South America vs. North America
Their respective societies were also diverse. The period between 1800 and 1850 brought rapid population growth throughout the United States. In the North the overall population rose from about 5 million to 31 million during this time. Part of this increase was due to massive immigration. Between 1830 and 1850 over 2 million Irish, German, and other northern Europeans arrived in the United States. Most of them settled in the North. The population of the South was made up of white Americans and enslaved Africans. By 1800 there were about 4 million slaves in America and the United States was the largest slaveholding republic.
The total population of the South reached 12 million. The South was an overwhelmingly agricultural region of mostly farmers. Most farmers lived in the backcountry on medium sized farms, while a small number of planters ran large farms, or plantations. The South was ideal for agriculture and had the ability to grow crops in large amounts. However, only one-fourth of the Southern population owned slaves, and most of these were the planters. The rest of the population was made up of white independent farmers, tenant farmers (who rented land and paid the landowners in crops or money), laborers, or frontier families.
South America vs. North America Essay Example
Most Southerners lived on farms, scattered along the coastal plains and the small farmers in the backcountry. Since the economy was based on agriculture, industries and towns developed at a slower pace than in the North. There were many small towns along the banks of rivers and the coasts. Only a few large cities developed as trading centers in the South. Plantations were so large and so distant from each other that they became almost self-sufficient, like small towns. Cities in the North thrived as centers of commerce. They were set up along the Atlantic coast and served as centers of trade between the North and Europe.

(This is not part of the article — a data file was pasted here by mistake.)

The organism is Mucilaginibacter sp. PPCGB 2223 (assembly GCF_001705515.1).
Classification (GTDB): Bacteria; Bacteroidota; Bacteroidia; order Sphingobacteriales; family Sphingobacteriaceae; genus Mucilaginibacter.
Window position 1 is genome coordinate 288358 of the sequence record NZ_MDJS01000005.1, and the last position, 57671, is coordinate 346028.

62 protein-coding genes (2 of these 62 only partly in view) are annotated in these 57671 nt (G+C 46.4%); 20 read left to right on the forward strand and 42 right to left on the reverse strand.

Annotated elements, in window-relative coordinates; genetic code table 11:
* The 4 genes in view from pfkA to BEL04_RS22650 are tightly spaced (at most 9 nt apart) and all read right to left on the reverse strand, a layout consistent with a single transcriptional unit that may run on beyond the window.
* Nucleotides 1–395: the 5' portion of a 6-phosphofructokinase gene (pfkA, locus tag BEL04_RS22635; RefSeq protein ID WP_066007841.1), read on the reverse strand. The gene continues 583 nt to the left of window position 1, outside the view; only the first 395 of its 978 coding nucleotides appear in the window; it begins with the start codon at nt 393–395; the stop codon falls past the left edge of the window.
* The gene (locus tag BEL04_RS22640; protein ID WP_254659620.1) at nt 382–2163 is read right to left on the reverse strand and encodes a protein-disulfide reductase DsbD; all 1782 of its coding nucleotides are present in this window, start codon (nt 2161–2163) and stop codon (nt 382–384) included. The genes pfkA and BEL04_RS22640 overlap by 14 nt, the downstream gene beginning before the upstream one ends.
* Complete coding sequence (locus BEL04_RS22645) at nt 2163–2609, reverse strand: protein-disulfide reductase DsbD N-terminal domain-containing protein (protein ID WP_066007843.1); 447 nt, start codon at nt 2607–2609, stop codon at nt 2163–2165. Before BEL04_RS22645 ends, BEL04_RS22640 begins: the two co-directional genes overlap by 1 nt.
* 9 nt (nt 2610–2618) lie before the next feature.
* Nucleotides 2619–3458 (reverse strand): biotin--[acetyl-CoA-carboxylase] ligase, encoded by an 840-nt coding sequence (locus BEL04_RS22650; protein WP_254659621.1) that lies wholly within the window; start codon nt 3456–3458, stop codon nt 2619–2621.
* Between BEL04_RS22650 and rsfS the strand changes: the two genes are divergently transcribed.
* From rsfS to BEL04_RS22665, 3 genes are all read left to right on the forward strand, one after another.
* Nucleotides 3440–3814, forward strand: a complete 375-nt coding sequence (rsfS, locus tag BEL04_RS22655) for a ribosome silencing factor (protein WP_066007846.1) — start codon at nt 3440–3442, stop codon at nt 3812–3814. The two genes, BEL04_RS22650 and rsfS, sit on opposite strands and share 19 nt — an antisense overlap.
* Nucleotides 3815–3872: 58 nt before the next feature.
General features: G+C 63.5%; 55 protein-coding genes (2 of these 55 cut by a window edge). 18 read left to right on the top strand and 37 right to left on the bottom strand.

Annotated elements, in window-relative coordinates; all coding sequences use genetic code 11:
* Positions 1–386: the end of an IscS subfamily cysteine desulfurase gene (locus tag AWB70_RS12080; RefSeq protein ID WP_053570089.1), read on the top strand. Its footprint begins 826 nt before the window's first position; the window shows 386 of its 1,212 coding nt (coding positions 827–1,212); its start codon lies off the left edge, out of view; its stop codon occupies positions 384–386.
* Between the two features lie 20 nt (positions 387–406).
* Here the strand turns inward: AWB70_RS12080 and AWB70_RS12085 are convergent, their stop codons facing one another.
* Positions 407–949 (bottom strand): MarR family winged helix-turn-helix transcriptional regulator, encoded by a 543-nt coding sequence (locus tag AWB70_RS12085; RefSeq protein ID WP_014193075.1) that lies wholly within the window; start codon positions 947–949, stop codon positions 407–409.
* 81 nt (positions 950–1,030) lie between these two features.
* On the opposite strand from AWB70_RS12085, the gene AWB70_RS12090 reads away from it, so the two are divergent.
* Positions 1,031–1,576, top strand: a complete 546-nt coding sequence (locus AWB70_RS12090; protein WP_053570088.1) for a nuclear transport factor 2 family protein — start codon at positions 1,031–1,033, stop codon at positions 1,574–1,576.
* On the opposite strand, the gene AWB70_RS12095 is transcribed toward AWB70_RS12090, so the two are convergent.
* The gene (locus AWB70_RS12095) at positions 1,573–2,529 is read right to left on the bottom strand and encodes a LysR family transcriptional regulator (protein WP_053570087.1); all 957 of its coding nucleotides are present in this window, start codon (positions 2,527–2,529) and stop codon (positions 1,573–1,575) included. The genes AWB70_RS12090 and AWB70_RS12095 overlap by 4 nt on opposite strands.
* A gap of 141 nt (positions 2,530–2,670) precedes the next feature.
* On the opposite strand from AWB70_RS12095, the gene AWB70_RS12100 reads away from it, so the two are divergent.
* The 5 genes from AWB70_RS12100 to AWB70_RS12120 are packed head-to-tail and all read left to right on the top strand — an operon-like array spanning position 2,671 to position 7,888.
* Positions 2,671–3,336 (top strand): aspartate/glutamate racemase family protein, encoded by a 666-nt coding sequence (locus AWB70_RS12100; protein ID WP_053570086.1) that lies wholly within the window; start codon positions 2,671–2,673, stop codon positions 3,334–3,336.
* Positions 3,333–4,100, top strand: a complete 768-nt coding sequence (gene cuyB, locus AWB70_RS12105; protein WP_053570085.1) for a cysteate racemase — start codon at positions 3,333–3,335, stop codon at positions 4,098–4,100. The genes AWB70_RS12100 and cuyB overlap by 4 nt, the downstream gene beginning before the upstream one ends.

They were hubs of manufacturing of textiles (cloth goods) and other products. Many people from rural New England moved to the cities looking for employment opportunities. In 1800 about 5 percent of the population lived in cities, but by 1850 nearly 15 percent did. Increased trade and manufacturing drew many laborers to town to work. Cities were often crowded and dirty. Not until after 1830’s were harbors and streets improved, sanitation systems were started, and police forces were created. Public services such as education began to take root. The Southern economy was based on agriculture.